Paul Tucker, the deputy governor of the Bank of England has denied an allegation that government ministers leaned on the Bank of England to lower Libor rates in October 2008.
Mr Tucker had submitted an urgent request to appear after a contemporaneous account of a conversation between Mr Tucker and Mr Diamond was published by Barclays last week.
Appearing before the Treasury Select Committee (TSC) yesterday, Mr Tucker contradicted comments made by the chancellor, George Osborne, that Labour officials had been involved in understating Libor.
Mr Tucker said he had had conversation with government officials but not with ministers. He said that during the whole period he had not had one conversation with Shriti Vadera at all. He was adamant that he had not spoken to Ed Balls either.
Mr Tucker did admit that the bank was concerned that Barclays could become the next bank to require a government bailout.
He said that the file note released by Barclays ahead of Mr Diamond’s appearance before the TSC last week of a conversation between Mr Tucker and Mr Diamond gave the “wrong impression”.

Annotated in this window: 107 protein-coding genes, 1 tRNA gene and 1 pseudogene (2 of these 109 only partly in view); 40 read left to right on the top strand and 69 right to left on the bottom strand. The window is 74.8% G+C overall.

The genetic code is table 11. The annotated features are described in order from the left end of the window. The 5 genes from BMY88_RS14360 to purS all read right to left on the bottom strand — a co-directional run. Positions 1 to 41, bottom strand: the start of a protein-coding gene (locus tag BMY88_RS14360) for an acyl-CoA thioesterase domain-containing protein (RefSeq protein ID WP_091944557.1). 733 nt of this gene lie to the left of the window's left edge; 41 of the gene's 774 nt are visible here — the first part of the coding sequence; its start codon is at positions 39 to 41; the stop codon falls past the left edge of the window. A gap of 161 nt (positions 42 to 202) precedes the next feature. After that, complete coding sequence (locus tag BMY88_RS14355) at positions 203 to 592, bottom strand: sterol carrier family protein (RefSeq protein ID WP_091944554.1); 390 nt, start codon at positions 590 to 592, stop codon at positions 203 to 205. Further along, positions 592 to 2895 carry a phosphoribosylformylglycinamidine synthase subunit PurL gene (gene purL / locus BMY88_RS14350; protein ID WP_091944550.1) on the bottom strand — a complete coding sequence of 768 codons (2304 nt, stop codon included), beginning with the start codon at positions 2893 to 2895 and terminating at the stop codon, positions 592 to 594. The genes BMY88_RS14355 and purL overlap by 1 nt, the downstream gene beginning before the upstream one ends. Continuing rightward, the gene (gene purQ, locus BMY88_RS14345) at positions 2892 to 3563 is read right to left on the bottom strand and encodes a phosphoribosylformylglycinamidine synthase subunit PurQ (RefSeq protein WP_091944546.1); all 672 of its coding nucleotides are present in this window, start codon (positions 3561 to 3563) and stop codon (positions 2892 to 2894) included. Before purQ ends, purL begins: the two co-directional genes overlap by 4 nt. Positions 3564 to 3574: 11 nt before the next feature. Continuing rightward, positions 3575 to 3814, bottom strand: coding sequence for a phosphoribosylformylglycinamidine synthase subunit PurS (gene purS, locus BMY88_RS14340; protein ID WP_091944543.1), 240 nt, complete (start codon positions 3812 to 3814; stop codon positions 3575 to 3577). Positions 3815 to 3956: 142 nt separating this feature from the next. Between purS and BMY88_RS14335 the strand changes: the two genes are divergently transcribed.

Mr Tucker said: "It should have said something along the lines of: 'Are you ensuring that you, the senior management of Barclays, are following the day-to-day operations of your money market desk, your treasury, are you ensuring that they don't march you over the cliff inadvertently by giving signals that you need to pay up for funds?'"
Mr Tucker and the Bank of England faced criticism from the committee for not being alert to the manipulation of Libor when it was occurring and not alerting regulators. At one point Andrew Tyrie MP said: “This doesn’t look good Mr Tucker.”
He added that he thought Mr Diamond’s decision to resign was correct because "absolutely decisive action was needed to start a new chapter".
However, Mr Tucker said that he would have alerted regulators if he had thought wrongdoing was occurring.
He said: “We thought it was a malfunctioning market, not a dishonest market.”
The MPs then accused the Bank of England of failing to accept any responsibility for the regulation of Libor. Again Mr Tucker defended the bank’s position by saying that that was not the bank’s role.
Mr Tucker said he did not know until recently that Barclays had been submitting low Libor quotes in October 2008 or had been looking to profit by submitting artificial bids earlier than that.
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